The neighbor information 408 for chunk 1.2 indicates that chunk 1 is chunk 1.2's left neighbor. The neighbor information 410 for chunk 1.7 indicates that chunk 1.7 is a right neighbor of chunk 2. The neighbor information 412 for chunk 2.9 indicates that chunk 2.9 is a right neighbor of chunk 3.
As further depicted in
The modified container 400′ is then split (at 416) to produce the resulting containers 404 and 406. The container 404 contains chunks 1, 1.2, and 1.7, while the container 406 contains chunks 2, 2.9, and 3. The resulting containers 404 and 406 thus are able to maintain neighbor chunks within the same container.
In general, there may not be a reordering sequence that honors all of the neighbor information. For example, several chunks may want to be the left neighbor of chunk 1, but can not all be its immediate left neighbor. An approximate sequence of chunks that honors as much of the neighbor information as possible can be employed in such cases. A heuristic according to some examples may start with the original chunks and then add the inserted chunks to the sequence one at a time, adding each chunk according to its neighbor information. While this may not produce the best sequence, it can be relatively fast and efficient to compute.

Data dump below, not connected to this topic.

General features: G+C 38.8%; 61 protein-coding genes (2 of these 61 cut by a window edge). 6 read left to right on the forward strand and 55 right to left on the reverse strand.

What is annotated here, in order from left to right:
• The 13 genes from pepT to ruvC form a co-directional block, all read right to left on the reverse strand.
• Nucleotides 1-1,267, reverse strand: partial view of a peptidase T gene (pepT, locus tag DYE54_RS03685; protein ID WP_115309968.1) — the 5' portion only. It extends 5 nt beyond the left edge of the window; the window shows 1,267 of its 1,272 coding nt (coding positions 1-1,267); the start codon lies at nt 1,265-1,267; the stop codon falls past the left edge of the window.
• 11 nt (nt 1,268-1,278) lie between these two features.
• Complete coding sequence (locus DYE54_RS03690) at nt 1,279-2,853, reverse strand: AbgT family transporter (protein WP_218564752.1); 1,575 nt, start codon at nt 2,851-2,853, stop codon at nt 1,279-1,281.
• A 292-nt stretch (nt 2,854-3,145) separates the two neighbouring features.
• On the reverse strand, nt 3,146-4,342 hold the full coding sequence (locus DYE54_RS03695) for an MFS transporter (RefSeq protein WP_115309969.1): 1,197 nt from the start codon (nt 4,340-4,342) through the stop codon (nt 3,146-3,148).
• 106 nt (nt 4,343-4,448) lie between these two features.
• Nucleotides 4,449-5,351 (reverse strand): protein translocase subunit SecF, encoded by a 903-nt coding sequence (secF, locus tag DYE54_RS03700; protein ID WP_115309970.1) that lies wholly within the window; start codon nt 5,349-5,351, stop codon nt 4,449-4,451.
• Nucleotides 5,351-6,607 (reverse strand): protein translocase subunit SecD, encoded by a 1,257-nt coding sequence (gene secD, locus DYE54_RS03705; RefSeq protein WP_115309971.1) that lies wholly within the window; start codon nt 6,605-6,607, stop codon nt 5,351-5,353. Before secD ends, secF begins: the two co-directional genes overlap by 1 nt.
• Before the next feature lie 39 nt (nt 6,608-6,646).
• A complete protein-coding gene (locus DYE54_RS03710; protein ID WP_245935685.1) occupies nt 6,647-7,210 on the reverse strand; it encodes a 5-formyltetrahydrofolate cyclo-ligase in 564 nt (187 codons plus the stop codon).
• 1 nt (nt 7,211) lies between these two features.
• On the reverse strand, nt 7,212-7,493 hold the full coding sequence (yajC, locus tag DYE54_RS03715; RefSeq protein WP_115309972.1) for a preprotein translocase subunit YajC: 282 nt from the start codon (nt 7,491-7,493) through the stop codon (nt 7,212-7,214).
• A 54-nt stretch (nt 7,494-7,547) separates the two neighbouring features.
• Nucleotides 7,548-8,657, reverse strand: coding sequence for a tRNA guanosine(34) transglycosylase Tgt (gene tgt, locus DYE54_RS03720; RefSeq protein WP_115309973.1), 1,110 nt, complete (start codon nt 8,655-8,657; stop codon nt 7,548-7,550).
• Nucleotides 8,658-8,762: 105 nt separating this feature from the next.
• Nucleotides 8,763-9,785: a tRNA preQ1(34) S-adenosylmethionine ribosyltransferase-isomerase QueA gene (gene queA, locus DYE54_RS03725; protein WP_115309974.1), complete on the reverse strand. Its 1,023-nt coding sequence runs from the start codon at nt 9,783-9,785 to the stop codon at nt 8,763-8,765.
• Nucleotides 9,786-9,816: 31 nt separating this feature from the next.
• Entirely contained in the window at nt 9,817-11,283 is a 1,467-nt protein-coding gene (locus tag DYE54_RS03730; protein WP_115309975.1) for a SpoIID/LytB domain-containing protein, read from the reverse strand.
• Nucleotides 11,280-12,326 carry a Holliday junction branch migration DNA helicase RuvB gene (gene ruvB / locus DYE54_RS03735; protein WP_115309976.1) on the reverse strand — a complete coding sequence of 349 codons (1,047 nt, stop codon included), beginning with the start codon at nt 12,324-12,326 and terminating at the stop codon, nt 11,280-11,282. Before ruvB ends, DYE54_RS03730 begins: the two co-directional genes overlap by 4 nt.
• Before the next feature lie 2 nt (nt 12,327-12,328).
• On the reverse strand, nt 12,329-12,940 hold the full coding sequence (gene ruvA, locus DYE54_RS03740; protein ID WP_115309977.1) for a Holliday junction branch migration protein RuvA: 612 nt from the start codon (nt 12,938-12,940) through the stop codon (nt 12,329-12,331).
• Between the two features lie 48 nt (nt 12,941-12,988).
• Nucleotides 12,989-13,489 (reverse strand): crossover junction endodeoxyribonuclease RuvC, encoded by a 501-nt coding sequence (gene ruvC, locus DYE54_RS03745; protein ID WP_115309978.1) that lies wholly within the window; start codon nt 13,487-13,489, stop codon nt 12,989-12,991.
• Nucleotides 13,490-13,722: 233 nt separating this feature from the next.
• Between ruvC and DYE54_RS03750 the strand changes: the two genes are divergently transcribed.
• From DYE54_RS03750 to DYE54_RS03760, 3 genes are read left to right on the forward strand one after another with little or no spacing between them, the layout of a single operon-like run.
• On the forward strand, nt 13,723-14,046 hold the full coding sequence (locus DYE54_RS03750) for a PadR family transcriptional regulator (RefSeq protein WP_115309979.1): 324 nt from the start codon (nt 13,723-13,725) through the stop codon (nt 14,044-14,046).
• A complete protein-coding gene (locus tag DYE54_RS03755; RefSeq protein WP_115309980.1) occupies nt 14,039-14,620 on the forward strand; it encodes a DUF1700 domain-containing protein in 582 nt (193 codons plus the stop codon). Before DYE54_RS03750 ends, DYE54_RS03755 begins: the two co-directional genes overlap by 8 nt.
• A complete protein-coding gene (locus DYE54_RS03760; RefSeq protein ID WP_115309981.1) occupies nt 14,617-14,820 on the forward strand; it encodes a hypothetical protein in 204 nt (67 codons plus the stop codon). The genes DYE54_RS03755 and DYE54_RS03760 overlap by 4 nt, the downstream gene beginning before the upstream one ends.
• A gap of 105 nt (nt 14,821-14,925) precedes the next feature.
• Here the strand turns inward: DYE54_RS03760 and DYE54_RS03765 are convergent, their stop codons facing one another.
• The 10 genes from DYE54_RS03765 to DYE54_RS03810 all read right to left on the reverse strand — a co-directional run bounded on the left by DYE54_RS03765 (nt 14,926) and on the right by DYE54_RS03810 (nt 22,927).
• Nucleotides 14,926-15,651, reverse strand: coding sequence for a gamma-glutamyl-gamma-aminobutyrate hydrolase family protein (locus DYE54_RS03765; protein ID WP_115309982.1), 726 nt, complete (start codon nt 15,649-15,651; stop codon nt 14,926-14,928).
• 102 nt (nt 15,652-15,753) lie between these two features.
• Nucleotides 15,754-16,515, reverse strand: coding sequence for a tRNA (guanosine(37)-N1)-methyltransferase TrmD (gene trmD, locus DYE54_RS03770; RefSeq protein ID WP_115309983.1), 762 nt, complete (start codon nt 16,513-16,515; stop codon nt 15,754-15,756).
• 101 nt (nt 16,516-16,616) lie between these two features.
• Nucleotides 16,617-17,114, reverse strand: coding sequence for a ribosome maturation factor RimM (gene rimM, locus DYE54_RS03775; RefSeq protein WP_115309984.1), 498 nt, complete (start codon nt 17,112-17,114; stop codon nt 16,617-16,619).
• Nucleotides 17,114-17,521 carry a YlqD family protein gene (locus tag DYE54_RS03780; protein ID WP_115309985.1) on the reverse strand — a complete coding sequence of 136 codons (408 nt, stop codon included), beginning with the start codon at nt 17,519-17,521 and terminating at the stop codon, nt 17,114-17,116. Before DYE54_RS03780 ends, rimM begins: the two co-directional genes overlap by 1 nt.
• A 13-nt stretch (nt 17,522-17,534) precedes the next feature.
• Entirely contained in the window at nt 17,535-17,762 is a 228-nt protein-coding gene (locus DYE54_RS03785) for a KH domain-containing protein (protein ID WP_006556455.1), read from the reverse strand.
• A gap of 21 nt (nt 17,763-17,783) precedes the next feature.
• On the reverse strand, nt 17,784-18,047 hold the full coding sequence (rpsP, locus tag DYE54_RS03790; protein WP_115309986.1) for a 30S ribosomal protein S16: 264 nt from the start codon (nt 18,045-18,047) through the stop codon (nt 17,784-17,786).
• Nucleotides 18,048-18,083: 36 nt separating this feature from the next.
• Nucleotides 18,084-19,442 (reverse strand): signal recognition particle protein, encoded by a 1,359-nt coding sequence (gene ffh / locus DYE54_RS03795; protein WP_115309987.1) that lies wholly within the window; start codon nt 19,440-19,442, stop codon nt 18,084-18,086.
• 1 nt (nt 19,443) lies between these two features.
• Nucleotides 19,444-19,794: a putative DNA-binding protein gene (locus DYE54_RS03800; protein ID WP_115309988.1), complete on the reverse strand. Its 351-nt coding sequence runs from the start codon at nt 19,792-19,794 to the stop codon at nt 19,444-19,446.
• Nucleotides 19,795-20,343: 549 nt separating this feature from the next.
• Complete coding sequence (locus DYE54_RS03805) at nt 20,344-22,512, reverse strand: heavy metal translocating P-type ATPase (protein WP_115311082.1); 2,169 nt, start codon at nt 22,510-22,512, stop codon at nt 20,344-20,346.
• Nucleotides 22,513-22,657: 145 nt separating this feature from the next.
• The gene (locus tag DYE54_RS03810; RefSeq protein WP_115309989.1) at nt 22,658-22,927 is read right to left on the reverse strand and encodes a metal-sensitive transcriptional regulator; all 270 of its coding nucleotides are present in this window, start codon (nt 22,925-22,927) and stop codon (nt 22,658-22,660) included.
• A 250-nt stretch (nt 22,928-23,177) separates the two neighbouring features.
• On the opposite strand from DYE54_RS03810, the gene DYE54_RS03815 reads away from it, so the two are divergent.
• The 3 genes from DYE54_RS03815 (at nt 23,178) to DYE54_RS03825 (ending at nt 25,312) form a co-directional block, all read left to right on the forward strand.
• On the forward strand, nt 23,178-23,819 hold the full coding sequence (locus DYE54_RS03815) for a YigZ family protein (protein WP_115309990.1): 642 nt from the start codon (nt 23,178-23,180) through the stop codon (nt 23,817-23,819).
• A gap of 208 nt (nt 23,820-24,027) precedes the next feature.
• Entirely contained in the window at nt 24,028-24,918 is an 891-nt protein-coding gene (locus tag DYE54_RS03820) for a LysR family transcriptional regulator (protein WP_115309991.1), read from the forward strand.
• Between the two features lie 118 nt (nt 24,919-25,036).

In the example depicted in
Input data may be deleted from the backup system. In response to deletion of input data, chunks associated with such input data may be garbage collected. Garbage collection refers to removal of chunks from containers. The removal of chunks from containers can reduce the sizes of corresponding containers. If a container contains enough “garbage” chunks (which are chunks that are to be removed from the container), it may be possible to insert a new chunk into such container by first removing the garbage chunks.
For efficiency, garbage chunks can be removed during a housekeeping procedure by rewriting chunk containers to remove the garbage chunks. The rewriting can result in some chunk containers containing less than a predefined minimum size of data (some predefined minimum threshold). To avoid such containers that have a size less than the minimum size threshold, adjacent small containers that are too small by themselves can be merged, by concatenating the chunks of such containers into a single larger container that is below the predefined upper size threshold. If neighbor information is available, chunk containers can be reordered before merging.
During the housekeeping procedure, chunk leveling can be performed. By performing chunk leveling during the housekeeping procedure, the chunk leveling may not have to be performed during chunk ingestion, which can make the ingestion process quicker.
In alternative implementations, instead of only splitting single containers or merging adjacent containers, data can be redistributed over a series of adjacent containers. For example, containers that were 50%, 100%, 20%, 100%, and 50% full, respectively, can be effectively merged into one large container, with the large container then split into five equal containers that are each 64% full.